Chronic Illness,  Chronic Illness and Invisible Disabilities,  Uncategorized,  Writings

Invisible Disabilities and The Harmful Idea of Quiet Strength

I was scrolling through Twitter (as I tend to do) and found this Tweet by Matthew Cherry that didn’t sit right with me right away. I wasn’t sure what it was, so I opened the thread of responses. There I found a string a responses by someone else pretty much idolizing Chadwick for his “strength”. Here they are:

Both of their responses were pretty tone deaf, not gonna lie

I scrolled down a little further and found responses by Adriana White that nailed the exact feelings that I couldn’t name. (Which was very brave because they were getting attacked left and right, whew)

I was really upset because they were attacking Adriana instead of trying to understand where Adriana is coming from. It was disappointing (but not surprising) that people couldn’t understand: 1. Cancer is a serious disability and 2. This rhetoric is very harmful. Needless to say I added my own response(es).

I’m a smart*** because it really shouldn’t be that hard to put together and I’m tired of being nice to people when explaining it

I want to start by saying that setting boundaries for the sake of your own health with chronic illness is so hard! I struggle with it daily and sometimes I feel guilty for it even though I know I shouldn’t. It is a strange and unpleasant feeling.

It hurts to imagine what the last few years have been like for Chadwick. Acting is something he wanted to do with his time, and I’m grateful for it. But, he gave us so much more than he had to. It wasn’t without a cost and people aren’t getting that. People who are not disabled have no concept of what it’s like and most of the time they don’t really care to know. It is frustrating.

Disabled people, especially those with invisible disabilities, are taught to hide their pain and hardship. We are praised by society for allowing people to overstep our bounds. We are praised even more for crossing our own healthy boundaries.

We’re socialized to believe that it is admirable to struggle through it alone. Somewhere along the way we are taught that we should push through no matter the cost. There is always a cost. For some people it is deadly to “push through”. At the least it’s dangerous, painful, and expensive.

To speak more to the narrative of being strong, we aren’t born stronger. We’re not weaker either. We just live differently than others, the same way that everyone has to find their own way in life. We endure because we have to, and sometimes we choose to in order to do something we love. But, it is never as a result of strength that we suddenly had one day. It is a continuous uphill battle. For Chadwick, he was a very private person so we didn’t get to see what he really went through. People just see him and his roles and go “wow, he’s so strong”.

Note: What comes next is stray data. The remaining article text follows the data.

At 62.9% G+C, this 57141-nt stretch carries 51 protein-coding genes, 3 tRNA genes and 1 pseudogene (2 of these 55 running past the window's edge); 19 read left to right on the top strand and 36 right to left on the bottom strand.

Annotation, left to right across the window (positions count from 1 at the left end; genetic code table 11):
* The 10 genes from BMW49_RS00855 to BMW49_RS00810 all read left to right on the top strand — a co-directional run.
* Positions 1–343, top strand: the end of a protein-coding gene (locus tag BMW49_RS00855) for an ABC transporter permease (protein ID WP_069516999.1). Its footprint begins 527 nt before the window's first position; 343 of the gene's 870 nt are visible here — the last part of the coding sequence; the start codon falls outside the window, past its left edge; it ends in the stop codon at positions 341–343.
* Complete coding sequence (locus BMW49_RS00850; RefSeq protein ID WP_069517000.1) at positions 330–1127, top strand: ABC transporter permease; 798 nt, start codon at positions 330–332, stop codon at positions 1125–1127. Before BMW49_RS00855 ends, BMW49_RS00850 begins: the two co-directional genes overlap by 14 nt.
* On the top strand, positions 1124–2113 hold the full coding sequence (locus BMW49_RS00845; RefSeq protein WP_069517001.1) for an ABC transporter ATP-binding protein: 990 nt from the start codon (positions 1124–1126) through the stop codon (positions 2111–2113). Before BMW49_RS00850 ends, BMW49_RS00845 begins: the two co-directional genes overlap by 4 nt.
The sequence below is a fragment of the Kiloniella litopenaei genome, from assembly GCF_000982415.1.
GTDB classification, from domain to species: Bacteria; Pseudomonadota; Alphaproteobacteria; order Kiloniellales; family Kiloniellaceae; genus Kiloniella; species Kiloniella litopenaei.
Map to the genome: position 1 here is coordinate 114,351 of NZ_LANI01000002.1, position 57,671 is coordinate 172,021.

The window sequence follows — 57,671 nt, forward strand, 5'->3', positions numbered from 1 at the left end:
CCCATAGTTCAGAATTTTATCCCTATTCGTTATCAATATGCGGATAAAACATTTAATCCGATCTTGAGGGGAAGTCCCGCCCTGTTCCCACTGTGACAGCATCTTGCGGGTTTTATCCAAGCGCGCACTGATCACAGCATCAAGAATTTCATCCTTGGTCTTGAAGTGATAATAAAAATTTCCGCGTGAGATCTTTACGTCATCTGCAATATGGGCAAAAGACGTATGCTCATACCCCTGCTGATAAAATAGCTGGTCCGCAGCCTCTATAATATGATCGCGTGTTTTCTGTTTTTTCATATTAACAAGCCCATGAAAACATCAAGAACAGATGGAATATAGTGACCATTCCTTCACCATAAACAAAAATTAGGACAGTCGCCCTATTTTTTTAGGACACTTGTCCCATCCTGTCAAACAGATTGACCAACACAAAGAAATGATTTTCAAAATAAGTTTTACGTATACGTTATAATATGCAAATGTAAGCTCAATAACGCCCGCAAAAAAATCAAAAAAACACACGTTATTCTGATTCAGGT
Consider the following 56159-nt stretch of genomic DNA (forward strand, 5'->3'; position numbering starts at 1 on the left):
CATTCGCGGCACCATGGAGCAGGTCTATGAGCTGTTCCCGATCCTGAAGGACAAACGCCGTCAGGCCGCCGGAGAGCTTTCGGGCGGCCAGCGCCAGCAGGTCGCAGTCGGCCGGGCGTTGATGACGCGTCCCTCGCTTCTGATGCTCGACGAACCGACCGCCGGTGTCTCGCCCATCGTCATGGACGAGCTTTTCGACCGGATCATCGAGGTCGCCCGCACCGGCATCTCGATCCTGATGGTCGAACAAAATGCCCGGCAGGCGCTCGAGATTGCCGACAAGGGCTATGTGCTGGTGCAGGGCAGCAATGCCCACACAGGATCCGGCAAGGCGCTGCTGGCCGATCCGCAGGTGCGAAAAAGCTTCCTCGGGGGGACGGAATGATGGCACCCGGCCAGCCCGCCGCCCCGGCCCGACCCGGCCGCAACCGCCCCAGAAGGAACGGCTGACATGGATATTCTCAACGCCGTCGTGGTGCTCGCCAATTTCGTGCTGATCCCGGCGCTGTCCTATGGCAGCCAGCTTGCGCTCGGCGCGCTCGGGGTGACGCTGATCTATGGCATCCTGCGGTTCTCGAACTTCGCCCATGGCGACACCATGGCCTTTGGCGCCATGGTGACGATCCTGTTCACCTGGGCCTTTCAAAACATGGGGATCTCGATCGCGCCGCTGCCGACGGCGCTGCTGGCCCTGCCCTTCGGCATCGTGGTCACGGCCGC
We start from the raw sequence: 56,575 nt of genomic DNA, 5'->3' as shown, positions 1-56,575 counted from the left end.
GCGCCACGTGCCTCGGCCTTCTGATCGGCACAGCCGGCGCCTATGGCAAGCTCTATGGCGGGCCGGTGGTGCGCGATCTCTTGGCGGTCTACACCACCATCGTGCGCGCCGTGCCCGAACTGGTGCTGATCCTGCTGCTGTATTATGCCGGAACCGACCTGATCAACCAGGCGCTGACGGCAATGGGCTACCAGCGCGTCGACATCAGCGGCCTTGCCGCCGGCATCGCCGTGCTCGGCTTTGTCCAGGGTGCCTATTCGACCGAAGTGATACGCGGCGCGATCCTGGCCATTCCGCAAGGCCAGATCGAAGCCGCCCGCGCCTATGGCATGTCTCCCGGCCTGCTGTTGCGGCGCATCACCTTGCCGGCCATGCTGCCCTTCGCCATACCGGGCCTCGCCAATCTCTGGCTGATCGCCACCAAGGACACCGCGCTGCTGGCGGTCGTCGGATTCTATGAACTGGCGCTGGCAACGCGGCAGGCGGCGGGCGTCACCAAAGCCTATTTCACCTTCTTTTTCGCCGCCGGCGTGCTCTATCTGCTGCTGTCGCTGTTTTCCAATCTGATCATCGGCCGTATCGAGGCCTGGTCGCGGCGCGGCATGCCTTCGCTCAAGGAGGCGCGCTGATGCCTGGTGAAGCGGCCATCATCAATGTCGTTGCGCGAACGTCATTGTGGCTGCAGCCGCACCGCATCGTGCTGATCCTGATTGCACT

You’re so strong, man

If I tell you my life’s story and all you can say to me is “girl, you’re so strong”, throw the whole man away. Like, were you even listening? It’s better to say, “wow, I had no idea you were experiencing that. It must have been difficult” or some other form of acknowledgement. We need to acknowledge that the “ugly”, difficult, parts of having a invisible disability instead of pushing it away by labeling someone as “strong-willed” or “heroic”.

I think that because we are disabled, we are shaped differently by our experiences in the world. As people with invisible disabilities, we have to form tougher skin. The world has many things to say about the way that we look, speak, and hold ourselves. It sees our disability as an “excuse” for us to be “lazy” or “unmotivated”. We learn not to depend on agencies, institutions, (and generally other people), to advocate for us. Our silence, persistence, and seemingly unbothered presence is viewed by outsiders a kind of ‘quiet strength’. This may appear to people as being “strong” but in reality, it’s a culmination of experiences related to our health that we’ve had to learn and grow from over a long period of time. I say again, it is a constant push and pull. No one is instantly “strong”. This idea is something that can change, if people want it to. I hope to be a part of that. But, we still have a very long way to go.

Choosing to protect our boundaries and our bodies is worth celebrating just as much. Having a disability is not something to be ashamed of. Having a disability is not a negative thing. Having a disability does not mean that you are being deemed incapable of something. It does not mean you are weaker or stronger than others. That’s it, that’s the blog post.


  • Miriam Breslauer

    I had all sorts of dreams of being an R&D design engineer and owner of an R&D facility. My body gave out to disabilities at 30 years old. Prior to that point I was on track for my goals. I pushed my body past its limits for 10 years and it just “gave up”. I collapsed and I was unable to sit up in a chair again for an hour for over 6 months. It took years of PT and hard work to regain the ability to sit up in a chair for 4 hours. I never regained my ability to work again.

    Chadwick gave us all a special gift when he made movies despite his body giving out on him. However, he probably paid a very high price physically that could have contributed to his Cancer challenges.

    It is OK to pick where you want to spend your gifts and conserve your strength. Don’t let anyone force you to sacrifice your body for their convenience or wealth. Your body your choice.

Leave a Reply

Your email address will not be published. Required fields are marked *

1 × one =